Navigating Burnout Culture in the Publishing Industry

When I first expressed interest during university about entering the publishing industry as a book editor, my wonderful mentors at the time were all busy, passionate people. They held multiple jobs, ran side hustles, offered volunteer work, sat on committees, and attended every book launch and literary soirée. They encouraged me to do the same, suggesting that this keen, no-rest-for-the-ambitious attitude was the ticket to landing a publishing job.

They were right. After earning my degree, working two volunteer internships, and taking on more unpaid “exposure” projects than I’d care to count, I was hired for my first in-house position.

I noticed immediately that my new colleagues inside the industry (editors, publishers, directors, designers and sales reps alike) operated with the same zeal—even though they had been in their positions for years, if not decades. It was the norm, I realized. It all looked exciting, and I romanticized the idea of exhaustion in exchange for a fulfilling career.

Fast-forward five years, and I came to a second realization: I was burnt out. I had sat on the committees and networked at the soirées, took on the side hustles and accepted every collaboration that popped into my inbox. Not everyone is cut out to survive off literary glory and caffeine, it seemed. How could I admit that, though, in an industry where burnout culture is not only accepted but widely embraced?

To be clear, like most editors and publishing professionals, I’m grateful to have found a career where on most days the work doesn’t feel like “work.” But what seems forgotten is that it is still work, that some semblance of a work–life balance is necessary for us, too.

Largely missing from the recent conversations about workaholism have been useful solutions. Perhaps the onus is on each of us to recognize and manage our personal limitations.

For me, I am evaluating which freelance projects, volunteer work and committee positions are of real personal or professional value, while learning to say no to the others (and reminding myself that missing that literary wine-and-cheese night is not likely to derail my career).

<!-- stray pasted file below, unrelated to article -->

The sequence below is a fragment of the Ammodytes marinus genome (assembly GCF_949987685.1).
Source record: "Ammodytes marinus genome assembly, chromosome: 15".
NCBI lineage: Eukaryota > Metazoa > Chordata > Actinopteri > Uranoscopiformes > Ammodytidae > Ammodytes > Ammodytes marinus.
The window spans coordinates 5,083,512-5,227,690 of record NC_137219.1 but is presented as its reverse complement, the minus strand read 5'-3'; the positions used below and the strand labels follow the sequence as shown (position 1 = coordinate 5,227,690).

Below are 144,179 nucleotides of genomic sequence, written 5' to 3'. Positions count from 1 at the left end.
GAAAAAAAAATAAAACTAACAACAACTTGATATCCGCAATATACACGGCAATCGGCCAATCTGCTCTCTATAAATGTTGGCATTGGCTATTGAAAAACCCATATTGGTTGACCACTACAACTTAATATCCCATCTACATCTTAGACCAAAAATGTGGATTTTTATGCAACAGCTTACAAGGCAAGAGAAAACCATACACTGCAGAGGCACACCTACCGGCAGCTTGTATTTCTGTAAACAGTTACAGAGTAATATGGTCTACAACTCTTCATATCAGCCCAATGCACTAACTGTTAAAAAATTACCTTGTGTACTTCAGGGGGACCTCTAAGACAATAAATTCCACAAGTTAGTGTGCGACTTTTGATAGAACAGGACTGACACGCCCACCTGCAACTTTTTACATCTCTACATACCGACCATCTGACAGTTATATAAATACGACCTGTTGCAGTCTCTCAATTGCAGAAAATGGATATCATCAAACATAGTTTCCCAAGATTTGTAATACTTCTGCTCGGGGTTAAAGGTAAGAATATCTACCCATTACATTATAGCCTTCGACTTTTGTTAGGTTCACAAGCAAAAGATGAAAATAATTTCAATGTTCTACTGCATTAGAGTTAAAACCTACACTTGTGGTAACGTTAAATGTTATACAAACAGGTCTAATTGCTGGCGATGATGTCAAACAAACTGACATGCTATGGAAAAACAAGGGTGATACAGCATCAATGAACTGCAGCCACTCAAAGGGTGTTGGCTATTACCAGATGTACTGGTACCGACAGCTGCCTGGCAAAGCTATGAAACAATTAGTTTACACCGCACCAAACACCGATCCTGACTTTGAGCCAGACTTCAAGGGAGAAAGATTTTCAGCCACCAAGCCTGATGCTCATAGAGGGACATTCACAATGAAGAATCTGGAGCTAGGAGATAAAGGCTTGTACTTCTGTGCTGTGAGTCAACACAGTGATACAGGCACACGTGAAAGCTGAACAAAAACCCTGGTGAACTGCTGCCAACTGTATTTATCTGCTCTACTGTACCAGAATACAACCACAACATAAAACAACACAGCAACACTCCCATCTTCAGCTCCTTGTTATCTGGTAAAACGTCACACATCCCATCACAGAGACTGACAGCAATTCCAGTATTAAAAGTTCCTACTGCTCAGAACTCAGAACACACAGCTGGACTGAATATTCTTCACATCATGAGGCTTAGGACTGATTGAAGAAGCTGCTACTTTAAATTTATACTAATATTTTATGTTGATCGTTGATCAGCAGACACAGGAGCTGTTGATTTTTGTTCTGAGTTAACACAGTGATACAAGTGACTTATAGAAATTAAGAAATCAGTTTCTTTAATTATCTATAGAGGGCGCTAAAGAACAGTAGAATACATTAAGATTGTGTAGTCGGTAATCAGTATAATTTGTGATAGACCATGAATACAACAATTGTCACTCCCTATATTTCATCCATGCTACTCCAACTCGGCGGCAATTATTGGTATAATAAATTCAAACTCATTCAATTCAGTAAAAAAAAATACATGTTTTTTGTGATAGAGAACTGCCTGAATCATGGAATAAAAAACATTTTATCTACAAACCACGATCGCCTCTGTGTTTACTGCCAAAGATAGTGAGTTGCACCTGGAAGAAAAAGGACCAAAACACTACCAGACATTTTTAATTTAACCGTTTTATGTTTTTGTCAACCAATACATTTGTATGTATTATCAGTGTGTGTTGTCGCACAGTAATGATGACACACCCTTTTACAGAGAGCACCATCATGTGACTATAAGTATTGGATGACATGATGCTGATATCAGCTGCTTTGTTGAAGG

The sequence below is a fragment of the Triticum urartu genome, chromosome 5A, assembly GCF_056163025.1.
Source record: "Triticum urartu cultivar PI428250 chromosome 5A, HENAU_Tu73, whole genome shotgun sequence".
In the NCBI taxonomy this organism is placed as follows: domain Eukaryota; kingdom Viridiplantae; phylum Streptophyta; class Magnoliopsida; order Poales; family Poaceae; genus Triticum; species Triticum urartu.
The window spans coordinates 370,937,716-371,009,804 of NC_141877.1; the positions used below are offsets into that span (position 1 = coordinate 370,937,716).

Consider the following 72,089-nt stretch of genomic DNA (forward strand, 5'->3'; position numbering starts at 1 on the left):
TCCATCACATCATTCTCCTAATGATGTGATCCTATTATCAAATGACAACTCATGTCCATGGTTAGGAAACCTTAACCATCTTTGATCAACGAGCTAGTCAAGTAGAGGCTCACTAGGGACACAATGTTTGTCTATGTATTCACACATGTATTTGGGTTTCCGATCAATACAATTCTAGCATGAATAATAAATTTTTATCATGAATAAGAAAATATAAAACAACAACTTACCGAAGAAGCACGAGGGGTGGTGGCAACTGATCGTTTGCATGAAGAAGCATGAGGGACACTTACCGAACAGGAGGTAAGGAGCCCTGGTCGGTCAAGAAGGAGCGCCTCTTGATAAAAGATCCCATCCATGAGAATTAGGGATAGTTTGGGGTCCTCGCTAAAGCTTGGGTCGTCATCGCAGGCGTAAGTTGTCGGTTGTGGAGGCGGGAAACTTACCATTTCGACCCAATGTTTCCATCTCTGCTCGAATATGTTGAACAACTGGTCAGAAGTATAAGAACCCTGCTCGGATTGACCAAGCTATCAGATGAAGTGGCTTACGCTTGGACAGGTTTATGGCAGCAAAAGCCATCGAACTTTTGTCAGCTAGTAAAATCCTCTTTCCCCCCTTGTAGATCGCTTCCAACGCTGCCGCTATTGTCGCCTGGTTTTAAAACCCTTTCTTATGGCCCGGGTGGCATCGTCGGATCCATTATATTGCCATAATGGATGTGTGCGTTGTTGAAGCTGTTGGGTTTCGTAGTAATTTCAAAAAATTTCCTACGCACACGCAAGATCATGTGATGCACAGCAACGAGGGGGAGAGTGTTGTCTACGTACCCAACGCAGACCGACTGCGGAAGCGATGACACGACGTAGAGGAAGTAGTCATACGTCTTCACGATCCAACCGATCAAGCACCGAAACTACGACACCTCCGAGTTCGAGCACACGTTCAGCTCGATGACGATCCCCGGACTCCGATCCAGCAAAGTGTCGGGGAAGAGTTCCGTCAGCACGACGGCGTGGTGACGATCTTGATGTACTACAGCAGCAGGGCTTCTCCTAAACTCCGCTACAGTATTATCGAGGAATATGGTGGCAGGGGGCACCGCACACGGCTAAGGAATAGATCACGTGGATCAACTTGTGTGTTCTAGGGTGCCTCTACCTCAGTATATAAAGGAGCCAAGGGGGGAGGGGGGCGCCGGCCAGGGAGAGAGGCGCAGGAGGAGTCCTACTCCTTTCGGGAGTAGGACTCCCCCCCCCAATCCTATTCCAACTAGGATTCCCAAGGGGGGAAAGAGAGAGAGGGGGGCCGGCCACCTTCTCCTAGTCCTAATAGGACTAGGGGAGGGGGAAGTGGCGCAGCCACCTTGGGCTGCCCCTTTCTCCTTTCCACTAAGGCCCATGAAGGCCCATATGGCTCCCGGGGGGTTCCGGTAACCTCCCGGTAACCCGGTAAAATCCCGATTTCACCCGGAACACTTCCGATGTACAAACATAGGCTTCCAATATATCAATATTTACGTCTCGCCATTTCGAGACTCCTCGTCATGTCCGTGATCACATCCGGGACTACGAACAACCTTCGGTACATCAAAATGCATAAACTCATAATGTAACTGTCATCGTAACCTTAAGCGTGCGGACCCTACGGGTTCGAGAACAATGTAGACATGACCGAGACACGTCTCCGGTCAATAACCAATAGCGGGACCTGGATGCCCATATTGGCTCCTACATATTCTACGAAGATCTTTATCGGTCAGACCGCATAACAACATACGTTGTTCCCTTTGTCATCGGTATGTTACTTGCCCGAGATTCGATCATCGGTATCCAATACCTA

I am also learning how to set healthy workplace boundaries and ask my employer for what I need, such as scheduling a few hours of weekday “me” time, deleting my work email account from my phone, and actually taking my lunch breaks and holiday time—moves and requests met with complete support by my superiors.

Finally, I am trying to be a better mentor and colleague to those around me, sharing not only my insights about getting ahead in the industry but how to recognize the signs of burnout and how to practise self-care while staying competitive.

Since opening up about my own burnout, I have connected with many editors, authors and publishing professionals who have felt the same stress. While there may be no single solution to changing this culture, I continue to hear one clear aspiration: physical rest and mental wellness are no longer viewed as professional complacency. As editors, it is our job to exercise active voice not only on the page but in our own lives, too.

2 Replies to “Navigating Burnout Culture in the Publishing Industry”

  • Meagan! Thank you so much for sharing this. I can definitely relate, and I think we need to talk about this more. I LOVE your statement about how taking care of yourself is not professional complacency. Well said.

  • I’m a Communication student who really needed to hear this. Lately I’ve been under this immense fear that the pressure to go all-out all the time will only get worse after I graduate.

    Like any human, I know I do my best work when I’m rested and healthy. But the arts have moved into fast-forward just like journalism, tech trades, and basically everything else. We really need to talk more about self-care and work-life balance in the creative arts if we want to keep putting our best feet forward.

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